Editorial: Our Smoking Policy Blows

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Editorial: Our Smoking Policy Blows

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Tobacco use remains an issue here in the United States. Yet here in the Bay Area, many cities have been trying there hardest to combat it to the best of their ability.

In June, San Francisco’s Board of Supervisors voted unanimously to approve a ban on e-cigarette sales and stop deliveries of e-cigarettes that are purchased online. The Berkeley, Fremont, and Richmond City Councils have all recently voted to ban the sale of e-cigarettes. Most recently, the San Mateo and Santa Clara County Supervisors both voted unanimously to ban selling and distributing e-cigarettes, effective as of the summer of 2020. San Mateo County already has a ban on flavored tobacco products being sold throughout the county, looking to keep teens away from consumption.

These are all tremendous efforts that puts the health and environment first, not just for smokers, but anyone who could come in contact with second-hand smoke as well.

Yet it should be addressed how Skyline College, along with the San Mateo County Community College District, it is failing to make any attempts that reflect what our Board of Supervisors are looking to push: Making San Mateo County a smoke-free environment. In order to so, Skyline College must become a smoke-free campus.

This change would have many benefits to the campus. It would seek to put an end to teen smoking, our air quality would have a slight adjustment, and fewer students would be at risk of inhaling smoke near the designated smoking areas on campus.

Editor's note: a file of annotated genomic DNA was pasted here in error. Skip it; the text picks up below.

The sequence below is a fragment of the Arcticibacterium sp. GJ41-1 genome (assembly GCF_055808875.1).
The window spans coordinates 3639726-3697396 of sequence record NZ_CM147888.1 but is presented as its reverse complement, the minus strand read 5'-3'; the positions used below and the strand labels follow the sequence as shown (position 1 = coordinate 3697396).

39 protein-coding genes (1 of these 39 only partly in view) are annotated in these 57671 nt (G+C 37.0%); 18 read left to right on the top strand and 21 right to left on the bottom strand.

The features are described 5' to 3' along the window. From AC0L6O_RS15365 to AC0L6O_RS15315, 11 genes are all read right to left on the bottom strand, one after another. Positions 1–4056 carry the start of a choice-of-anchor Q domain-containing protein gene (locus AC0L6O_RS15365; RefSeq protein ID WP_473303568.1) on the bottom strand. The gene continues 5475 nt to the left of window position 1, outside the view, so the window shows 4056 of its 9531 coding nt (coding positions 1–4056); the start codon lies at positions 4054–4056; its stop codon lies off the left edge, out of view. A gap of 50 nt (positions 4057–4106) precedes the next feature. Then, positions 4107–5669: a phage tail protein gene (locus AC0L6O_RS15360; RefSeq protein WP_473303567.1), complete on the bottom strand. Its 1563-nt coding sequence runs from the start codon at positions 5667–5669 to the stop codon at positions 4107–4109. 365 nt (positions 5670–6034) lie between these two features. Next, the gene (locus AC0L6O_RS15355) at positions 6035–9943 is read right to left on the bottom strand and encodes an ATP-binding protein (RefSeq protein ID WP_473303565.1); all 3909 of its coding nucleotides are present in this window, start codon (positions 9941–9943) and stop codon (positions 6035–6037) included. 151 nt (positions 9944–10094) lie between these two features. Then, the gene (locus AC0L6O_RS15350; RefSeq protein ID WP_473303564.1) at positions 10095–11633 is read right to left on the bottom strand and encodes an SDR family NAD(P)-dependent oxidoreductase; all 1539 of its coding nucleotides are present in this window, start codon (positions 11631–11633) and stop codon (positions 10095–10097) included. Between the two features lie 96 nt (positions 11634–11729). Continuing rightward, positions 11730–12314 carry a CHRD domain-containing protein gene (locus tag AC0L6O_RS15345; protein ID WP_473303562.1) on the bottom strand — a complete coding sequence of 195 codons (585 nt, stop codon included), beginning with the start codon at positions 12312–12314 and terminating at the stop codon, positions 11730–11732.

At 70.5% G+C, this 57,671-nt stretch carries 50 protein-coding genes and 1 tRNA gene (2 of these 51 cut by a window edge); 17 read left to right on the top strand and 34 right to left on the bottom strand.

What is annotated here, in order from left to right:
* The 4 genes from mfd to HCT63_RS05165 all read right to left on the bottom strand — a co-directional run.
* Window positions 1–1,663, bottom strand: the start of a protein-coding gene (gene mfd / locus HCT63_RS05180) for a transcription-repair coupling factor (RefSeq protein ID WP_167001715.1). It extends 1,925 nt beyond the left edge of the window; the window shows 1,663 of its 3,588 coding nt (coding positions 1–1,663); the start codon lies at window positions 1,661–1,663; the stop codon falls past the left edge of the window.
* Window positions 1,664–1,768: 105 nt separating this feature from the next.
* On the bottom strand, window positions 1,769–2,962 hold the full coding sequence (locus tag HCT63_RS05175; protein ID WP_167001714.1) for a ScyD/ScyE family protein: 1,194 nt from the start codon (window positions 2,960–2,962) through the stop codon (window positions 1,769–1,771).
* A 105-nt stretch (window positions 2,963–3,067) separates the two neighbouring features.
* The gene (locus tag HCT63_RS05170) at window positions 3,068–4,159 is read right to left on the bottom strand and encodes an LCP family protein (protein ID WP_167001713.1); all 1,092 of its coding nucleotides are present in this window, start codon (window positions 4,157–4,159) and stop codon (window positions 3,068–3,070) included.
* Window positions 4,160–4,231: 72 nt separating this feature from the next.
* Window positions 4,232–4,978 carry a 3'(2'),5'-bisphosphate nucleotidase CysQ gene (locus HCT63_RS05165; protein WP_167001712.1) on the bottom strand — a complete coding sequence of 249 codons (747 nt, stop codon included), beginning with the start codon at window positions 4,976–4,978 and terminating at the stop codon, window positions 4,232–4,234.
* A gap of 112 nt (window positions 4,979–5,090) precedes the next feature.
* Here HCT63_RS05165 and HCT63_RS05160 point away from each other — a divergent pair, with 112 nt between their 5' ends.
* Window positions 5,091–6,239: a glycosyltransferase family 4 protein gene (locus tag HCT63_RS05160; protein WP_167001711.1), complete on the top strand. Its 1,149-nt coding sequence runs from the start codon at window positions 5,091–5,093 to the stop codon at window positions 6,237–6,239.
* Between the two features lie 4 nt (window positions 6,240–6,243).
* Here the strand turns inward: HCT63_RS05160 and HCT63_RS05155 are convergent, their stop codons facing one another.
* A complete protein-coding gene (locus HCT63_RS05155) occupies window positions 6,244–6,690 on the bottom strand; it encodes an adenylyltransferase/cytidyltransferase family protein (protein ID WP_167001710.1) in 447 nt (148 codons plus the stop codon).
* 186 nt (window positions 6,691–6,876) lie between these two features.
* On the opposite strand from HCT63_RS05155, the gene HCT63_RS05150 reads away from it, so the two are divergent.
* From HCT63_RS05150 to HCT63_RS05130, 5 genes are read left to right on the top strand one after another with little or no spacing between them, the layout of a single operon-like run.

It should be noted that Skyline College currently has a smoke-free policy that was implemented during the fall semester of 2009. It goes hand-in-hand with the SMCCCD smoking policy where designated smoking areas are 20 feet away from entrances, windows, or air vents. SMCCCD states that their intent is to “provide a smoke-free environment to the greatest extent possible.”

The greatest extent possible? What more could possibly be done to make it a smoke-free environment? By enforcing no smoking at all.

At the time of the policy going into effect, the Skyline College campus had nine designated smoking areas. That has now been reduced to six. It’s a subtle change yet it doesn’t do enough. Additionally, most students who smoke with an e-cigarette product on campus tend to avoid these areas and partake wherever they see as best for them. This policy is clearly broken from the ground up, plus is barely put into place by Skyline faculty or staff.

This smoke-free policy put in by SMCCCD needs to have a serious overhaul, one that can tackle both the health and the environmental standards that San Mateo County is looking to hold itself to, along with the blocking teens from turning to tobacco. But for now, we should applaud San Mateo County for being one step ahead of everybody else when it comes to preventing teens from getting hooked.